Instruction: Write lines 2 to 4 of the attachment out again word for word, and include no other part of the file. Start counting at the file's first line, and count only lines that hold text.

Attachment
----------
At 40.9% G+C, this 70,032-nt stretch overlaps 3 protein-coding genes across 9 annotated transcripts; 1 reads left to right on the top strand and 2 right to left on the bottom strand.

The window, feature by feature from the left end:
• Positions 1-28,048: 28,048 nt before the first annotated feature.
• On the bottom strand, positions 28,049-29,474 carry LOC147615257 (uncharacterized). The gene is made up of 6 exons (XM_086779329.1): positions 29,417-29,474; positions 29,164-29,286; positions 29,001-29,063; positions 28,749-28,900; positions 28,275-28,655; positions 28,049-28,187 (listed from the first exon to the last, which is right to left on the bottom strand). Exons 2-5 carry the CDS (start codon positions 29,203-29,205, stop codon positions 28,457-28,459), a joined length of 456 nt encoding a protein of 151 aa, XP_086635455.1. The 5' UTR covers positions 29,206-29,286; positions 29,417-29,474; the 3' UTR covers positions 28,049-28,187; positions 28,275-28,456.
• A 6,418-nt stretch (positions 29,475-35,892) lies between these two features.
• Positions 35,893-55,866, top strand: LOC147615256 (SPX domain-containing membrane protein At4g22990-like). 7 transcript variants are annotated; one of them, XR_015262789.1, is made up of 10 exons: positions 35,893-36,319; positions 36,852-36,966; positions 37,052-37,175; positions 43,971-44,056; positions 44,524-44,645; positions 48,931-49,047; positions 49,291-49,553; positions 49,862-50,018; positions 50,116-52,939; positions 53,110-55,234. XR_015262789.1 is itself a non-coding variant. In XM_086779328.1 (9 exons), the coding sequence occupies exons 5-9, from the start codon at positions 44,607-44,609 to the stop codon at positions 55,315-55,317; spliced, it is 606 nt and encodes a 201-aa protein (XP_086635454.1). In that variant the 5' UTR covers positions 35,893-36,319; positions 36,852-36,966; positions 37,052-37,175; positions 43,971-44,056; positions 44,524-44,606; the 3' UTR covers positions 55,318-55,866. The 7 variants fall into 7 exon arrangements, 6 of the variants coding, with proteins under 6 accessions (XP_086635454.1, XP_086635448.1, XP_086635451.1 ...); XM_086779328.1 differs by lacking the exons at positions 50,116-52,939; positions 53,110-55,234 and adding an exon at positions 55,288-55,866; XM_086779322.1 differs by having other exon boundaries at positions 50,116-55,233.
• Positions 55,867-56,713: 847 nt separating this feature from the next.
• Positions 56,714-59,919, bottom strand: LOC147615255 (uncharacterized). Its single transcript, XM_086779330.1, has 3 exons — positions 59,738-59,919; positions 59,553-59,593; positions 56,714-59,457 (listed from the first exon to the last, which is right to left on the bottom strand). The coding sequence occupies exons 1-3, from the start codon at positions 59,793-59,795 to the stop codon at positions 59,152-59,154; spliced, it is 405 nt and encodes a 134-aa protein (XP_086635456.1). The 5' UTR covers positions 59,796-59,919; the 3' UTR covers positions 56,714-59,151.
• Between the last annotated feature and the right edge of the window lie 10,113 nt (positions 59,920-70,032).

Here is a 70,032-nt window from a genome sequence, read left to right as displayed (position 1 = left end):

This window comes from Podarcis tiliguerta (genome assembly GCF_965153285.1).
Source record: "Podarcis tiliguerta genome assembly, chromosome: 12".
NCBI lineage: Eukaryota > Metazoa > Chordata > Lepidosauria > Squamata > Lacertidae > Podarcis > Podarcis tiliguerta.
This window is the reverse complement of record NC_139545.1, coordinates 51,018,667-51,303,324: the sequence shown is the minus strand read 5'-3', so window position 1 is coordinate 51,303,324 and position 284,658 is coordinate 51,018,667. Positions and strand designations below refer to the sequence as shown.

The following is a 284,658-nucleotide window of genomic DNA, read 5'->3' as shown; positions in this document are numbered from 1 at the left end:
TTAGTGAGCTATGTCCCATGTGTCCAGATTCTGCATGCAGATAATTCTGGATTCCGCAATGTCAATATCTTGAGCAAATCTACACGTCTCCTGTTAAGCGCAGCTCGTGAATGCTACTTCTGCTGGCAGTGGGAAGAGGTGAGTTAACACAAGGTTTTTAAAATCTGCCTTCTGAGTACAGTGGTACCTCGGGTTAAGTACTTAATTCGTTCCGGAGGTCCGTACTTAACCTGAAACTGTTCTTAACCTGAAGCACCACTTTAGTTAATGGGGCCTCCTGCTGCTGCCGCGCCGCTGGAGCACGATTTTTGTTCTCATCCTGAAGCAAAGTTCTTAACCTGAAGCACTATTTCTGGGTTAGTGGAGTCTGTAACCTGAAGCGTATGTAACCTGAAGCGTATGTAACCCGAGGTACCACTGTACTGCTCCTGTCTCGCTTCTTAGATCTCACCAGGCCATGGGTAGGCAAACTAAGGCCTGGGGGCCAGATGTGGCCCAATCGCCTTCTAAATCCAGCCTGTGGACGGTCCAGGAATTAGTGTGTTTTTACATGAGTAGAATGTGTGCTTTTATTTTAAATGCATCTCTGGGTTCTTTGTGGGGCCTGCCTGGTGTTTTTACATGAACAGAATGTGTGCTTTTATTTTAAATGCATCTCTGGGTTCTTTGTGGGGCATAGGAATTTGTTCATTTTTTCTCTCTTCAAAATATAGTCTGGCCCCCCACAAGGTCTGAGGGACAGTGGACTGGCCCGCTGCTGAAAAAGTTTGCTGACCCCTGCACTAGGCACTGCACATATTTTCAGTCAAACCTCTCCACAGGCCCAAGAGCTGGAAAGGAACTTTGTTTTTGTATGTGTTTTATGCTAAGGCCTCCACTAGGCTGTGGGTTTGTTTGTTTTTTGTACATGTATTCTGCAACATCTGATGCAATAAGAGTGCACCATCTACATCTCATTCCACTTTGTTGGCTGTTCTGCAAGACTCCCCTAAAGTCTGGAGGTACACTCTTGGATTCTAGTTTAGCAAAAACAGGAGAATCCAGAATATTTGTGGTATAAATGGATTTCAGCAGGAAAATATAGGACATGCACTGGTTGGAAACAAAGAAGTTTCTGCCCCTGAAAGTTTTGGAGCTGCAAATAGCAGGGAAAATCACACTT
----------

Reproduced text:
The window, feature by feature from the left end:
• Positions 1-28,048: 28,048 nt before the first annotated feature.
• On the bottom strand, positions 28,049-29,474 carry LOC147615257 (uncharacterized). The gene is made up of 6 exons (XM_086779329.1): positions 29,417-29,474; positions 29,164-29,286; positions 29,001-29,063; positions 28,749-28,900; positions 28,275-28,655; positions 28,049-28,187 (listed from the first exon to the last, which is right to left on the bottom strand). Exons 2-5 carry the CDS (start codon positions 29,203-29,205, stop codon positions 28,457-28,459), a joined length of 456 nt encoding a protein of 151 aa, XP_086635455.1. The 5' UTR covers positions 29,206-29,286; positions 29,417-29,474; the 3' UTR covers positions 28,049-28,187; positions 28,275-28,456.